11. The implant of claim 7, wherein longitudinal slots are provided in the proximal and distal stents, the longitudinal slots being configured for receiving the proximal and distal end portions of the shape-changing member.
12. The implant of claim 1, further comprising barbs disposed along the proximal and distal end portions of the shape-changing member, the barbs being configured for engaging tissue after implantation.
13. The implant of claim 7, wherein at least one of the proximal and distal stents has a flared end region.
14. The implant of claim 1, wherein at least a portion of the shape-changing member is slidably coupled to at least one of the proximal and distal anchors.
15. The implant of claim 1, wherein the shape-changing member is rotatably coupled to at least one of the proximal and distal anchors.
16. A medical implant, comprising:
a proximal anchor configured for engagement with an inner wall of a coronary sinus when in a deployed position;
a distal anchor configured for engagement with an inner wall of a coronary sinus when in a deployed position; and
an elongate bridge extending between the proximal and distal anchors, the elongate bridge configured for applying a reshaping force along an annulus of a mitral valve;
wherein the proximal and distal anchors are capable of pivoting relative to the elongate bridge along at least one axis.
17. The medical implant of claim 16, wherein the elongate bridge is formed of a shape-memory material, the bridge being maintained in an elongated state by a resorbable material, the bridge being biased to transition to a contracted state as the resorbable material is resorbed.
18. A medical implant for treating a mitral valve, comprising:
a proximal stent configured for engagement to an ostium of a coronary sinus when in an expanded condition;
a distal stent configured for engagement with an inner wall of a coronary sinus when in an expanded condition; and
an elongate bridge coupled to the proximal and distal stents, the elongate bridge formed of a shape-memory material and having a proximal end portion which overlaps with the proximal stent and a distal end portion which overlaps with the distal stent;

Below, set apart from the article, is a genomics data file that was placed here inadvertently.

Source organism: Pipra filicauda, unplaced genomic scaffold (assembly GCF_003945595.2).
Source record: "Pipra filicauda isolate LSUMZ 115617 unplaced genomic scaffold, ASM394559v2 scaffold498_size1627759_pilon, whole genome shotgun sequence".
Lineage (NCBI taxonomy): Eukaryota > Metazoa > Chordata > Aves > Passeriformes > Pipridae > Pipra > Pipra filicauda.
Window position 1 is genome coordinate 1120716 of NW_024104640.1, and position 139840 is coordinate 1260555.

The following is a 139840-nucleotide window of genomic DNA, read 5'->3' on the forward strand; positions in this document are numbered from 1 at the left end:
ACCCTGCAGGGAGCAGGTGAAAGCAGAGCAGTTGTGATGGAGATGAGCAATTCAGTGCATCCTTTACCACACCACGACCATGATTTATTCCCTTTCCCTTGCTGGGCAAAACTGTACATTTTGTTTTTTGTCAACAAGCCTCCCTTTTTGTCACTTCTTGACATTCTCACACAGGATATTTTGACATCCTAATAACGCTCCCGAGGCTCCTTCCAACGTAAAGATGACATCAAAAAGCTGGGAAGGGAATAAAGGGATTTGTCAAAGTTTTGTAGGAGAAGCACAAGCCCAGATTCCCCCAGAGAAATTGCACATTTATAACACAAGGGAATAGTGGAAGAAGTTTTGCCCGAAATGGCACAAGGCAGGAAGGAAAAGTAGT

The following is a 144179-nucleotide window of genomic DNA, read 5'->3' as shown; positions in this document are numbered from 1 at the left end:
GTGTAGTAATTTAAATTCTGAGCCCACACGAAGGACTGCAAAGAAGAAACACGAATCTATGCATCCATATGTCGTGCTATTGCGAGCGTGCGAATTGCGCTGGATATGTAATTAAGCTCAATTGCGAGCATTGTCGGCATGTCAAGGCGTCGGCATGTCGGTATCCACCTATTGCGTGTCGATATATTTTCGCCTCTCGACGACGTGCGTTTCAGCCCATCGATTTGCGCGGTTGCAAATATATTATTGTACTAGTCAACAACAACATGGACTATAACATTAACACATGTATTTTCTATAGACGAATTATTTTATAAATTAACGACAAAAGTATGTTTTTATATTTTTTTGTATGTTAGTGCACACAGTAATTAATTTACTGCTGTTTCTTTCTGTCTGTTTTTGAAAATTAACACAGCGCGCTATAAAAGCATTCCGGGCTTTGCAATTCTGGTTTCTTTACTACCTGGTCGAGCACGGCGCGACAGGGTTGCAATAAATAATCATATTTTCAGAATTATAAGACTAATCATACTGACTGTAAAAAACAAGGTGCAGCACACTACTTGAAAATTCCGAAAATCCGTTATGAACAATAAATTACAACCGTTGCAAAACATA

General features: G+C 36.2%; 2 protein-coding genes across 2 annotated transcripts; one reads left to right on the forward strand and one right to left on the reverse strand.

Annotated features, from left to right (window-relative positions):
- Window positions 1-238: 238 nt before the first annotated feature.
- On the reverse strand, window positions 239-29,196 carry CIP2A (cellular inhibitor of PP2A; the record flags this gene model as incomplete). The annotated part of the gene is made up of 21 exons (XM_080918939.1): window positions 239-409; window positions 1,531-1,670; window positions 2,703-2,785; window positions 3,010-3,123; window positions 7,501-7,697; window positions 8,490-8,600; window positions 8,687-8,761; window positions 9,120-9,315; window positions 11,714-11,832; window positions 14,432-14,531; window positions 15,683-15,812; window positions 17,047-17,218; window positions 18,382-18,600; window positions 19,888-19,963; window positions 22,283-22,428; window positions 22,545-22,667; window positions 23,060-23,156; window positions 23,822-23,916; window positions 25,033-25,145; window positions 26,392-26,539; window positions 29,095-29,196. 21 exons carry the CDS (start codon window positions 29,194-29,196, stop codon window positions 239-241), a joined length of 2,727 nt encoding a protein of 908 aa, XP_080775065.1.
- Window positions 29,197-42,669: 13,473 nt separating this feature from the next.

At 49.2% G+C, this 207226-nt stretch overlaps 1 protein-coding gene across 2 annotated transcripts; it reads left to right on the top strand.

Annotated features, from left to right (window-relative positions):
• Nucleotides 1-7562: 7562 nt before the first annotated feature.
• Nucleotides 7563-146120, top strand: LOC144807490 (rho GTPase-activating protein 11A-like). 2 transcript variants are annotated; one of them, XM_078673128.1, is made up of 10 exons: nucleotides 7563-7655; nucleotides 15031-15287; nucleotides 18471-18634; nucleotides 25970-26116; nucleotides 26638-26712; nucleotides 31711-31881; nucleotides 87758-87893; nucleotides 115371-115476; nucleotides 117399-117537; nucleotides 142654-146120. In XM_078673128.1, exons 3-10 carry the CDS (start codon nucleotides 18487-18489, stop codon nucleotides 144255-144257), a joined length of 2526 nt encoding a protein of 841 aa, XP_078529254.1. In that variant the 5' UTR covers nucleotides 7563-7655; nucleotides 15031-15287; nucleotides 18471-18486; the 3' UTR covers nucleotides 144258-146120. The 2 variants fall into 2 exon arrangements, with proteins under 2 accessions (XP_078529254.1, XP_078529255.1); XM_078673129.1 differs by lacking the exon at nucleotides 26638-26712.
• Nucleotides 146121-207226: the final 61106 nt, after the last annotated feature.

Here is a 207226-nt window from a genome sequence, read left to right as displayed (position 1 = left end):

wherein the bridge is configured to contract after the proximal and distal stents are anchored within the coronary sinus such that tension in the bridge provides a reshaping force along an annulus of the mitral valve.
19. The medical implant of claim 18, wherein the bridge has a length which is greater than 90% of a total length of the implant.
20. The medical implant of claim 18, wherein a length of the bridge is substantially equal to a total length of the implant.
Description
RELATED APPLICATIONS

The present invention claims priority to Provisional Application No. 60/749,215, filed on Dec. 9, 2005, entitled “Device and Method For Treating a Mitral Valve.”

FIELD OF THE INVENTION

The present invention relates to a medical implant, and more particularly to a medical implant configured to reshape the annulus of a mitral valve.

BACKGROUND OF THE INVENTION

Heart valve regurgitation, or leakage from the outflow to the inflow side of a heart valve, is a condition that occurs when a heart valve fails to close properly. Regurgitation through the mitral valve is often caused by changes in the geometric configurations of the left ventricle, papillary muscles, and mitral valve annulus. Similarly, regurgitation through the tricuspid valve is often caused by changes in the geometric configurations of the right ventricle, papillary muscles, and tricuspid annulus. These geometric alterations can result in incomplete coaptation of the valve leaflets during systole.

A variety of heart valve repair procedures have been proposed over the years for treating defective heart valves. With the use of current surgical techniques, it has been found that many regurgitant heart valves can be repaired.

In recent years, several new minimally invasive techniques have been introduced for repairing defective heart valves wherein open-heart surgery and cardiopulmonary by-pass are not required. Some of these techniques involve introducing an implant at least partially into a coronary sinus for reshaping the mitral valve annulus. The mitral valve annulus consists of a ring of collagenous tissue that surrounds and supports the mitral valve leaflets. The coronary sinus is a blood vessel that extends around a portion of the heart through the atrioventricular groove in close proximity to the posterior, lateral, and medial aspects of the mitral valve annulus. Because of its position, the coronary sinus provides an ideal conduit for receiving an implant (i.e., endovascular device) configured to apply a reshaping force from within the coronary sinus to effect the shape of the mitral valve annulus. Various examples of mitral valve repair devices which are configured for insertion into the coronary sinus are described in Applicant's U.S. Publication No. 2005/0177228, filed Dec. 15, 2004, the entire contents of which are incorporated herein by reference.